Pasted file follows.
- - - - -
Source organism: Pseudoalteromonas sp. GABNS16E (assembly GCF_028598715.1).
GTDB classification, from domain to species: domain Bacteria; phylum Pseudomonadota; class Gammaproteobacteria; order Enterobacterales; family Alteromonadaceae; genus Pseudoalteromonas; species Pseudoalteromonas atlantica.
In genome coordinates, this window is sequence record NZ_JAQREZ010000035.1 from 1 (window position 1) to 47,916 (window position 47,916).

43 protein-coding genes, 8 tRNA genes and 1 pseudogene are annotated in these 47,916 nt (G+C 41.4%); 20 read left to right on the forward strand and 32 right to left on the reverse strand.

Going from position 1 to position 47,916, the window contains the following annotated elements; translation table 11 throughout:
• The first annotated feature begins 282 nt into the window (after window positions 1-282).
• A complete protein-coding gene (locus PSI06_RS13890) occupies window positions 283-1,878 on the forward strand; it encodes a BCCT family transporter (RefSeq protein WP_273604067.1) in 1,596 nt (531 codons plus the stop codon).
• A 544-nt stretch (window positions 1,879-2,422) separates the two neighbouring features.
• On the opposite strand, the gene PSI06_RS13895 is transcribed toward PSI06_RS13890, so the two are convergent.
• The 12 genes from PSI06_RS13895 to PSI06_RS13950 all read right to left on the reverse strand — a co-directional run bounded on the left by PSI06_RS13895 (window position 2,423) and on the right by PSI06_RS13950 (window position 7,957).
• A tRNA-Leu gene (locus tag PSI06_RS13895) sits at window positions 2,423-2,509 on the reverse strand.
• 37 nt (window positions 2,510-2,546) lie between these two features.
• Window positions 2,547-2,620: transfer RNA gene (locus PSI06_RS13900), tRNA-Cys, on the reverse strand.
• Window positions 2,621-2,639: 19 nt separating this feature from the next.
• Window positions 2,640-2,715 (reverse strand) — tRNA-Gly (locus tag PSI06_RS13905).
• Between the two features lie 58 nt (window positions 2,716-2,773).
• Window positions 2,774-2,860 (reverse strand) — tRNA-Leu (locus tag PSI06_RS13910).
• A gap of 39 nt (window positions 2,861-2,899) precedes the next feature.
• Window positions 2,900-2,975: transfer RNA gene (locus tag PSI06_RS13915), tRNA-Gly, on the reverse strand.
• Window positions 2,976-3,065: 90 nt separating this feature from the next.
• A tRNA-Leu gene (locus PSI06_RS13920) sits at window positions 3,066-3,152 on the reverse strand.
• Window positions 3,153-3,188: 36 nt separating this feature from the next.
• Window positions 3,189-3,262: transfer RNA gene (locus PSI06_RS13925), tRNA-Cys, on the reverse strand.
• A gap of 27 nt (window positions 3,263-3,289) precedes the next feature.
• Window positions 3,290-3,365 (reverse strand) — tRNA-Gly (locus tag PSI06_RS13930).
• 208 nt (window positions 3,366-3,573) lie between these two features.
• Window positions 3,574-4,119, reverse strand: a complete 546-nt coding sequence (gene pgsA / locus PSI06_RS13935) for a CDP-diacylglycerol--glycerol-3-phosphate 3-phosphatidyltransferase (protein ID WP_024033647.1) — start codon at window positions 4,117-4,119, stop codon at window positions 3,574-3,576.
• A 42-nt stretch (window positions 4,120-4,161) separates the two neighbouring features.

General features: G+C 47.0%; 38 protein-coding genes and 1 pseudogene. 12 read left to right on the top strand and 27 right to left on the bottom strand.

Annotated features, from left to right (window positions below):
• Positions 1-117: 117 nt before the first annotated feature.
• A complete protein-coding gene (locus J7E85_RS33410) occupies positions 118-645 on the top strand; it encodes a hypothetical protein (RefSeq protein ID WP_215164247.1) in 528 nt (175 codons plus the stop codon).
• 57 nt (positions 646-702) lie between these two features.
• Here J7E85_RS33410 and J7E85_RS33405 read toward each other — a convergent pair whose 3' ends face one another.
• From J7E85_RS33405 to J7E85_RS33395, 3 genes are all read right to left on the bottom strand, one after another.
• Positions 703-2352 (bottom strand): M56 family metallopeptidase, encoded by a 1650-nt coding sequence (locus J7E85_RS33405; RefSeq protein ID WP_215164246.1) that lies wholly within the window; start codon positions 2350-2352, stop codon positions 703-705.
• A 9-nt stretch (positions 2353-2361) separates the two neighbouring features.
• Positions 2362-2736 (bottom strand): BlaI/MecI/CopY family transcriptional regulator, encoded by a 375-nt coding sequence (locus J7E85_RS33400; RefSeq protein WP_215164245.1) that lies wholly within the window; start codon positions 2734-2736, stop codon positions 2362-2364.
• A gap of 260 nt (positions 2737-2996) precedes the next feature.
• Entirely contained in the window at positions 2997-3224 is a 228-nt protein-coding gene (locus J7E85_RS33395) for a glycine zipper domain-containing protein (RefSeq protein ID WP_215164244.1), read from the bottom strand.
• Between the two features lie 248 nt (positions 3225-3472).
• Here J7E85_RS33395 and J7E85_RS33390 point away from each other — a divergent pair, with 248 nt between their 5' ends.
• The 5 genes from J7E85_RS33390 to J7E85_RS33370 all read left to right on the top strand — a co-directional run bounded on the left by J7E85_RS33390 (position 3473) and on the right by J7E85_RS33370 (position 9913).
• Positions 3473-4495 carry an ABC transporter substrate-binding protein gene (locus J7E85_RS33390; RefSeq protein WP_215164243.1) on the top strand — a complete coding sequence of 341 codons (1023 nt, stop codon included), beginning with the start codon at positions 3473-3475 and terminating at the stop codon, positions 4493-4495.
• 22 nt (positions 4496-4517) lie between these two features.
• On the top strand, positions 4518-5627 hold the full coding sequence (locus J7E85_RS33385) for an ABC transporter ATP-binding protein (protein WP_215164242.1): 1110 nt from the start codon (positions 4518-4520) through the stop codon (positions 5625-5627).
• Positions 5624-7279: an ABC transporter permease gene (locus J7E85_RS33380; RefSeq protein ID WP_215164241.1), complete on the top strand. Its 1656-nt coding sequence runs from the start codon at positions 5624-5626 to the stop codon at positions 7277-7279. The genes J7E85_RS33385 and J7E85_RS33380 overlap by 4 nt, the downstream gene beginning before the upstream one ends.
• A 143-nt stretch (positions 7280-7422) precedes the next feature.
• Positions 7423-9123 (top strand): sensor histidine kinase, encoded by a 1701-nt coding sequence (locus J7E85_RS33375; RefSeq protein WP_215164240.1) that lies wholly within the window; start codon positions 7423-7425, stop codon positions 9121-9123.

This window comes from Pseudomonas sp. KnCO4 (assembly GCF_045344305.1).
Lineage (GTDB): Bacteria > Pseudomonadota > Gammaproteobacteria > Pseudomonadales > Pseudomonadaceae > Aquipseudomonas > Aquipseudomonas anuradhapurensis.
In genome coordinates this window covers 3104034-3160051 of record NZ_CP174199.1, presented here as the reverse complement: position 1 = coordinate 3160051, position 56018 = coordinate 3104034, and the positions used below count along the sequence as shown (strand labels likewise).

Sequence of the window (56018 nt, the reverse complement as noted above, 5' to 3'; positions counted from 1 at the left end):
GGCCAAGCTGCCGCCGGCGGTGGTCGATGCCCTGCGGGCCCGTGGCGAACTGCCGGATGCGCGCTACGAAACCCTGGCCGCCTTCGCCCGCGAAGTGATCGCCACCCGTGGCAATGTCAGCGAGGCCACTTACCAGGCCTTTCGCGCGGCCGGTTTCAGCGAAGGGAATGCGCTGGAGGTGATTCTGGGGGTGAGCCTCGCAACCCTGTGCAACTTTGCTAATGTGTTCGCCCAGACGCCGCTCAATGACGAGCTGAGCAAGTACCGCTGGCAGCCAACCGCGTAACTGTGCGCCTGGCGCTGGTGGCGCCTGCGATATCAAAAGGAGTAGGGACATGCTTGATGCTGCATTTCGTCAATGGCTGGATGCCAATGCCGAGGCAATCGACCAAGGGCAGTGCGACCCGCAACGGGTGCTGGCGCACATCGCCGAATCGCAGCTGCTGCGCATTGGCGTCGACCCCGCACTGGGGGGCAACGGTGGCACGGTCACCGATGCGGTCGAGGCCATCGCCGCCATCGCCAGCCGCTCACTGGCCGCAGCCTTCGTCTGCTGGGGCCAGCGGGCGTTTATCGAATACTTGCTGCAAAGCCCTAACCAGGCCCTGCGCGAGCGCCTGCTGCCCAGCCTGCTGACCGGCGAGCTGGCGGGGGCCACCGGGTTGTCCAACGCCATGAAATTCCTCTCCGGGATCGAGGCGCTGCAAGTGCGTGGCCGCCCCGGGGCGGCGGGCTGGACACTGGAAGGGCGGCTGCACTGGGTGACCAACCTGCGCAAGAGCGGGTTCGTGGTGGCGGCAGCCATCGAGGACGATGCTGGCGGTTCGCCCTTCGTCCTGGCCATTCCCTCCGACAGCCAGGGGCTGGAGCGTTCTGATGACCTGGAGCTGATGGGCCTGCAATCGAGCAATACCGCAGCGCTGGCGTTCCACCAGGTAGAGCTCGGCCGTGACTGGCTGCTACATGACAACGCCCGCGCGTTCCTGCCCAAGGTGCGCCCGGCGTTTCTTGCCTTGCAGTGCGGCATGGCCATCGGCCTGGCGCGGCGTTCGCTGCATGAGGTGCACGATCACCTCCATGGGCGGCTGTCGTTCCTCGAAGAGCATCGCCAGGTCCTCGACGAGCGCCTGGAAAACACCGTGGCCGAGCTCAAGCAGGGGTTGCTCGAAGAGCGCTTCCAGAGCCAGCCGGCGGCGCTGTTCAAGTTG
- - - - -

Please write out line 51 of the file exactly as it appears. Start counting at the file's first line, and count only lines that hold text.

Lineage (GTDB): Bacteria > Pseudomonadota > Gammaproteobacteria > Pseudomonadales > Pseudomonadaceae > Aquipseudomonas > Aquipseudomonas anuradhapurensis.